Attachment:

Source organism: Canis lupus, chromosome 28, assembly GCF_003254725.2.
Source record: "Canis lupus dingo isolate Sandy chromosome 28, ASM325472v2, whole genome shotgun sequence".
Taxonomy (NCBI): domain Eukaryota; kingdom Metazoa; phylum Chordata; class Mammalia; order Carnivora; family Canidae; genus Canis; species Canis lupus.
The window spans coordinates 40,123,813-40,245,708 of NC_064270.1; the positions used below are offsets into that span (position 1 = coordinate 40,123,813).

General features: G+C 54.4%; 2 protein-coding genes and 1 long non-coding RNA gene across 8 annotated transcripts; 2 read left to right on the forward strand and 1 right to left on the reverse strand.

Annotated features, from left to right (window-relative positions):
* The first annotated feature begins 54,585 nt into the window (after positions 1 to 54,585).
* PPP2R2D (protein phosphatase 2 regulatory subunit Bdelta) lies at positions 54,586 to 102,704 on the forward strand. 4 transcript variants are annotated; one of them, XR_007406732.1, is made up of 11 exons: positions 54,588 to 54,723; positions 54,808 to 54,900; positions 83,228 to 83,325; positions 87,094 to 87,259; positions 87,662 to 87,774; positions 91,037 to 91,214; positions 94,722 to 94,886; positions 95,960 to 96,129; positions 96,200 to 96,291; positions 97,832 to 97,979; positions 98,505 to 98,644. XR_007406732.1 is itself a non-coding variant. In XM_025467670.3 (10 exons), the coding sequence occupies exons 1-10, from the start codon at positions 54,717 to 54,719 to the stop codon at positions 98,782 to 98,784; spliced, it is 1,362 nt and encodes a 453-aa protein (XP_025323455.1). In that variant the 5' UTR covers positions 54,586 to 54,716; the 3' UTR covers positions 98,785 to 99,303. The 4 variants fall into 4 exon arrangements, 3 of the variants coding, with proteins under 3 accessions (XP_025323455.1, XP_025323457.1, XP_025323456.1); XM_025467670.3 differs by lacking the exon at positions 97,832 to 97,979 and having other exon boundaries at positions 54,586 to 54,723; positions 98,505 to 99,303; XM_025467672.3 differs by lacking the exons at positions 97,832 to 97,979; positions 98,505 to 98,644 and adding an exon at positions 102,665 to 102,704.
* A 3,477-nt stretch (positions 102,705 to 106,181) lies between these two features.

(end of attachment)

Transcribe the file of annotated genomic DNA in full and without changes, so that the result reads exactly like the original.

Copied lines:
Source organism: Canis lupus, chromosome 28, assembly GCF_003254725.2.
Source record: "Canis lupus dingo isolate Sandy chromosome 28, ASM325472v2, whole genome shotgun sequence".
Taxonomy (NCBI): domain Eukaryota; kingdom Metazoa; phylum Chordata; class Mammalia; order Carnivora; family Canidae; genus Canis; species Canis lupus.
The window spans coordinates 40,123,813-40,245,708 of NC_064270.1; the positions used below are offsets into that span (position 1 = coordinate 40,123,813).

General features: G+C 54.4%; 2 protein-coding genes and 1 long non-coding RNA gene across 8 annotated transcripts; 2 read left to right on the forward strand and 1 right to left on the reverse strand.

Annotated features, from left to right (window-relative positions):
* The first annotated feature begins 54,585 nt into the window (after positions 1 to 54,585).
* PPP2R2D (protein phosphatase 2 regulatory subunit Bdelta) lies at positions 54,586 to 102,704 on the forward strand. 4 transcript variants are annotated; one of them, XR_007406732.1, is made up of 11 exons: positions 54,588 to 54,723; positions 54,808 to 54,900; positions 83,228 to 83,325; positions 87,094 to 87,259; positions 87,662 to 87,774; positions 91,037 to 91,214; positions 94,722 to 94,886; positions 95,960 to 96,129; positions 96,200 to 96,291; positions 97,832 to 97,979; positions 98,505 to 98,644. XR_007406732.1 is itself a non-coding variant. In XM_025467670.3 (10 exons), the coding sequence occupies exons 1-10, from the start codon at positions 54,717 to 54,719 to the stop codon at positions 98,782 to 98,784; spliced, it is 1,362 nt and encodes a 453-aa protein (XP_025323455.1). In that variant the 5' UTR covers positions 54,586 to 54,716; the 3' UTR covers positions 98,785 to 99,303. The 4 variants fall into 4 exon arrangements, 3 of the variants coding, with proteins under 3 accessions (XP_025323455.1, XP_025323457.1, XP_025323456.1); XM_025467670.3 differs by lacking the exon at positions 97,832 to 97,979 and having other exon boundaries at positions 54,586 to 54,723; positions 98,505 to 99,303; XM_025467672.3 differs by lacking the exons at positions 97,832 to 97,979; positions 98,505 to 98,644 and adding an exon at positions 102,665 to 102,704.
* A 3,477-nt stretch (positions 102,705 to 106,181) lies between these two features.